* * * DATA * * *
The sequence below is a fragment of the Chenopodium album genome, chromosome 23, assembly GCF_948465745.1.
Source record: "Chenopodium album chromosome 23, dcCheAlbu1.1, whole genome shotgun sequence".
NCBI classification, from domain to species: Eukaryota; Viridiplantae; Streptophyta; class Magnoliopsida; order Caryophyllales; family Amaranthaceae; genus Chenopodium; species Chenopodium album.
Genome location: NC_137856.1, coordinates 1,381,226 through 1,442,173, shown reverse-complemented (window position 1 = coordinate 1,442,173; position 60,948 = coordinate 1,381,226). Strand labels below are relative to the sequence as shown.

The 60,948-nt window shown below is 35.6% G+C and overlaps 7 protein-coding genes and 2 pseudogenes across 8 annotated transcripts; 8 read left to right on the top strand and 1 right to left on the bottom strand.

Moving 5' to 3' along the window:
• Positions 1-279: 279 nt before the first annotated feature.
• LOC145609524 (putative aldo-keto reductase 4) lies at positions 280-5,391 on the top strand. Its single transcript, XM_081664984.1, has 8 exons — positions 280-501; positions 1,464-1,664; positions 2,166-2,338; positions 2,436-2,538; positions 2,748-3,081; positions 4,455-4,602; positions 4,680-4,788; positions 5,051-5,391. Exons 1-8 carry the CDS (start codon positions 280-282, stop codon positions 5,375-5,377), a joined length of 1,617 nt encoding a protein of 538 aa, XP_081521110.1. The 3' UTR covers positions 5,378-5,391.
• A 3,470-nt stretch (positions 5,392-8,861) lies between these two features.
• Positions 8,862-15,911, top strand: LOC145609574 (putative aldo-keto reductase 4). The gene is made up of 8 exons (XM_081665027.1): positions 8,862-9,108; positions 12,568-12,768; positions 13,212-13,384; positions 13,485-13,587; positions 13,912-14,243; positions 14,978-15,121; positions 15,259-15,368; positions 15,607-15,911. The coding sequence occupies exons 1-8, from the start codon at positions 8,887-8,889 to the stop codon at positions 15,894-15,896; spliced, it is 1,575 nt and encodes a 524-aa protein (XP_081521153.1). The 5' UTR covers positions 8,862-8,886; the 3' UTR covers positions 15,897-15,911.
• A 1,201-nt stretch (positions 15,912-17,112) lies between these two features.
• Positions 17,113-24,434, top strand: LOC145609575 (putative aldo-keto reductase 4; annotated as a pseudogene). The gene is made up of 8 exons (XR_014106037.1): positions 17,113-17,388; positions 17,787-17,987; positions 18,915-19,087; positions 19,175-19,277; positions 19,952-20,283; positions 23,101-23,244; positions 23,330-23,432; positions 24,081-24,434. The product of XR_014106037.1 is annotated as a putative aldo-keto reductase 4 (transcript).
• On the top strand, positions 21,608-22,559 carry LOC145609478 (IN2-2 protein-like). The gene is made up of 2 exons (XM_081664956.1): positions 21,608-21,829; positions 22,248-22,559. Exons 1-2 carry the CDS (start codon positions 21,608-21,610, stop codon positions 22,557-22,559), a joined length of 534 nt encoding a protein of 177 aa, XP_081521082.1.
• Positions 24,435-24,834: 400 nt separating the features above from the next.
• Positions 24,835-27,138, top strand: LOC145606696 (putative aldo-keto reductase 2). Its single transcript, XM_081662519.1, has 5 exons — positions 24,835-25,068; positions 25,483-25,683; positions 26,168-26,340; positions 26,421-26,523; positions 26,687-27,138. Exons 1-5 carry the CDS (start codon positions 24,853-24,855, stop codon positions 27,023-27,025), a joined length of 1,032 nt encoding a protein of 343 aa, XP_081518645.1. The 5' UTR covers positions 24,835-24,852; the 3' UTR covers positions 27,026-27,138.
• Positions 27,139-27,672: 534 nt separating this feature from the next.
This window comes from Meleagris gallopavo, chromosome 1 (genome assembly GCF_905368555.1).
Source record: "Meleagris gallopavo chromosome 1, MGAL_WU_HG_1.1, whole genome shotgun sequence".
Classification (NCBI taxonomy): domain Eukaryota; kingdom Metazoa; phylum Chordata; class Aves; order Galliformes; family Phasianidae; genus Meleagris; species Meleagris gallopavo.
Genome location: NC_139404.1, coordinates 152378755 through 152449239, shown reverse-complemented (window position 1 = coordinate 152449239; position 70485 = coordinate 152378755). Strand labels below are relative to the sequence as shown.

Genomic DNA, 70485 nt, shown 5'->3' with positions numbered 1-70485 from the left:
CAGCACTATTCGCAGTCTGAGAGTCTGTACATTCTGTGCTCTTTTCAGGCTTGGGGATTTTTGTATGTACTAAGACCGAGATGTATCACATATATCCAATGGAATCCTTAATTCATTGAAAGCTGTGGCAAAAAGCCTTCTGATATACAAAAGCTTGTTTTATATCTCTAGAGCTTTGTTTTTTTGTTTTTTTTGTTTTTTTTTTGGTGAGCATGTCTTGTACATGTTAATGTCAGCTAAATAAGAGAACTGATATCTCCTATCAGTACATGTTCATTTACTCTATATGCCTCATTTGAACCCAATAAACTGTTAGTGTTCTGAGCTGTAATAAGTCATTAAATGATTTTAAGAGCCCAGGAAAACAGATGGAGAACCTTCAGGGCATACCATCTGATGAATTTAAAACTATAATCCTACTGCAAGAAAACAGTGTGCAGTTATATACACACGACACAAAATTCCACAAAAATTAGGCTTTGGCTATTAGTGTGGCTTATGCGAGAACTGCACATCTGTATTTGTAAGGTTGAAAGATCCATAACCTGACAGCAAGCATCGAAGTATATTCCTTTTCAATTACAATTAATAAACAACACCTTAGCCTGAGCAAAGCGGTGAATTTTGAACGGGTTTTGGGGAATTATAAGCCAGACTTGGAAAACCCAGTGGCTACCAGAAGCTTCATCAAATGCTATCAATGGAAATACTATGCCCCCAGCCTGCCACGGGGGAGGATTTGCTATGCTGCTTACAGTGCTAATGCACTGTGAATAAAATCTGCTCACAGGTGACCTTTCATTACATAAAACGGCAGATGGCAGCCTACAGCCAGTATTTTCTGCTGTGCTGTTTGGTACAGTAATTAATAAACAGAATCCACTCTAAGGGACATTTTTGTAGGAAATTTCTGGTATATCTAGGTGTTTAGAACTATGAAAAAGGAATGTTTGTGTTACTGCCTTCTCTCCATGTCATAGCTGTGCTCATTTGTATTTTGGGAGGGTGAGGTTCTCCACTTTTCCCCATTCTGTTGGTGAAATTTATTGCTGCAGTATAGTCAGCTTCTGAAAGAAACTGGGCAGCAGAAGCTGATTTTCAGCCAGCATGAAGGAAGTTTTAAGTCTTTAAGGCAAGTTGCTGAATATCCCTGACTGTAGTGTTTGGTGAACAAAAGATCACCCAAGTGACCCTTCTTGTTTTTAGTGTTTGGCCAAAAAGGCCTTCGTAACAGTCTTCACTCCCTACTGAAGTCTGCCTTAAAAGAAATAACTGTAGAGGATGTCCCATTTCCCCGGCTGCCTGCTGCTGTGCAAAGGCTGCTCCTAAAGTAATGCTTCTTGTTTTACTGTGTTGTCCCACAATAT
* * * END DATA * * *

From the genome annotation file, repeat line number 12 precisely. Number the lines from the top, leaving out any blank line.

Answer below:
• Positions 17,113-24,434, top strand: LOC145609575 (putative aldo-keto reductase 4; annotated as a pseudogene). The gene is made up of 8 exons (XR_014106037.1): positions 17,113-17,388; positions 17,787-17,987; positions 18,915-19,087; positions 19,175-19,277; positions 19,952-20,283; positions 23,101-23,244; positions 23,330-23,432; positions 24,081-24,434. The product of XR_014106037.1 is annotated as a putative aldo-keto reductase 4 (transcript).